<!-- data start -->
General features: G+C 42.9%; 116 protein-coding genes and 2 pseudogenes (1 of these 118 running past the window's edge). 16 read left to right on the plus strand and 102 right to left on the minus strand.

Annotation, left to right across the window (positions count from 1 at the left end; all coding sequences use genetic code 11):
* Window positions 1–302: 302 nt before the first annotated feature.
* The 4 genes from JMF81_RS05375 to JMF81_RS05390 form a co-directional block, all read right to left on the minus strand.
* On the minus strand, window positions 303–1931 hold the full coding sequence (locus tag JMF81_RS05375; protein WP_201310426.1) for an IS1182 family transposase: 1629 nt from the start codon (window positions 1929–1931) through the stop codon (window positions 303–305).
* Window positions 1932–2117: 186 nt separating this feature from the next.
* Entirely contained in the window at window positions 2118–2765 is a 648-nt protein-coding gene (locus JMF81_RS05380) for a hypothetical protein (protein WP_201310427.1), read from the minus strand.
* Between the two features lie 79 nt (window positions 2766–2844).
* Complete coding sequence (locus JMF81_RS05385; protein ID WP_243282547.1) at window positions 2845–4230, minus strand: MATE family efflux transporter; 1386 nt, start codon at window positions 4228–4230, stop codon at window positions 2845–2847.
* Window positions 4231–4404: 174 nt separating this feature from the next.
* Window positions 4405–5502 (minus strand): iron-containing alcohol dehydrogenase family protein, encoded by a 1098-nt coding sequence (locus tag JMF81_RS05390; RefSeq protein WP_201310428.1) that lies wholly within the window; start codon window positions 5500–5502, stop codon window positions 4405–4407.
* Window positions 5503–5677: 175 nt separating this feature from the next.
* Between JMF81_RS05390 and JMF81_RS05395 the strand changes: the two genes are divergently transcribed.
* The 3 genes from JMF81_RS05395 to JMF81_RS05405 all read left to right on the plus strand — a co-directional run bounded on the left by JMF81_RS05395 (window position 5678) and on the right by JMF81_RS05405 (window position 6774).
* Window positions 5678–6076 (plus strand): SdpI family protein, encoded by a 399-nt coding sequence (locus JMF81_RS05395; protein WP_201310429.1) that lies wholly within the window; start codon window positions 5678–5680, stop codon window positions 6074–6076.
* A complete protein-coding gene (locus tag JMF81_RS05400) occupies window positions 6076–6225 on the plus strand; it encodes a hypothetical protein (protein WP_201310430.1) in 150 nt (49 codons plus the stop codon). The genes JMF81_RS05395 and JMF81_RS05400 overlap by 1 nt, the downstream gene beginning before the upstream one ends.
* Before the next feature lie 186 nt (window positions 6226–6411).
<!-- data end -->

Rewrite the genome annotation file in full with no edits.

General features: G+C 42.9%; 116 protein-coding genes and 2 pseudogenes (1 of these 118 running past the window's edge). 16 read left to right on the plus strand and 102 right to left on the minus strand.

Annotation, left to right across the window (positions count from 1 at the left end; all coding sequences use genetic code 11):
* Window positions 1–302: 302 nt before the first annotated feature.
* The 4 genes from JMF81_RS05375 to JMF81_RS05390 form a co-directional block, all read right to left on the minus strand.
* On the minus strand, window positions 303–1931 hold the full coding sequence (locus tag JMF81_RS05375; protein WP_201310426.1) for an IS1182 family transposase: 1629 nt from the start codon (window positions 1929–1931) through the stop codon (window positions 303–305).
* Window positions 1932–2117: 186 nt separating this feature from the next.
* Entirely contained in the window at window positions 2118–2765 is a 648-nt protein-coding gene (locus JMF81_RS05380) for a hypothetical protein (protein WP_201310427.1), read from the minus strand.
* Between the two features lie 79 nt (window positions 2766–2844).
* Complete coding sequence (locus JMF81_RS05385; protein ID WP_243282547.1) at window positions 2845–4230, minus strand: MATE family efflux transporter; 1386 nt, start codon at window positions 4228–4230, stop codon at window positions 2845–2847.
* Window positions 4231–4404: 174 nt separating this feature from the next.
* Window positions 4405–5502 (minus strand): iron-containing alcohol dehydrogenase family protein, encoded by a 1098-nt coding sequence (locus tag JMF81_RS05390; RefSeq protein WP_201310428.1) that lies wholly within the window; start codon window positions 5500–5502, stop codon window positions 4405–4407.
* Window positions 5503–5677: 175 nt separating this feature from the next.
* Between JMF81_RS05390 and JMF81_RS05395 the strand changes: the two genes are divergently transcribed.
* The 3 genes from JMF81_RS05395 to JMF81_RS05405 all read left to right on the plus strand — a co-directional run bounded on the left by JMF81_RS05395 (window position 5678) and on the right by JMF81_RS05405 (window position 6774).
* Window positions 5678–6076 (plus strand): SdpI family protein, encoded by a 399-nt coding sequence (locus JMF81_RS05395; protein WP_201310429.1) that lies wholly within the window; start codon window positions 5678–5680, stop codon window positions 6074–6076.
* A complete protein-coding gene (locus tag JMF81_RS05400) occupies window positions 6076–6225 on the plus strand; it encodes a hypothetical protein (protein WP_201310430.1) in 150 nt (49 codons plus the stop codon). The genes JMF81_RS05395 and JMF81_RS05400 overlap by 1 nt, the downstream gene beginning before the upstream one ends.
* Before the next feature lie 186 nt (window positions 6226–6411).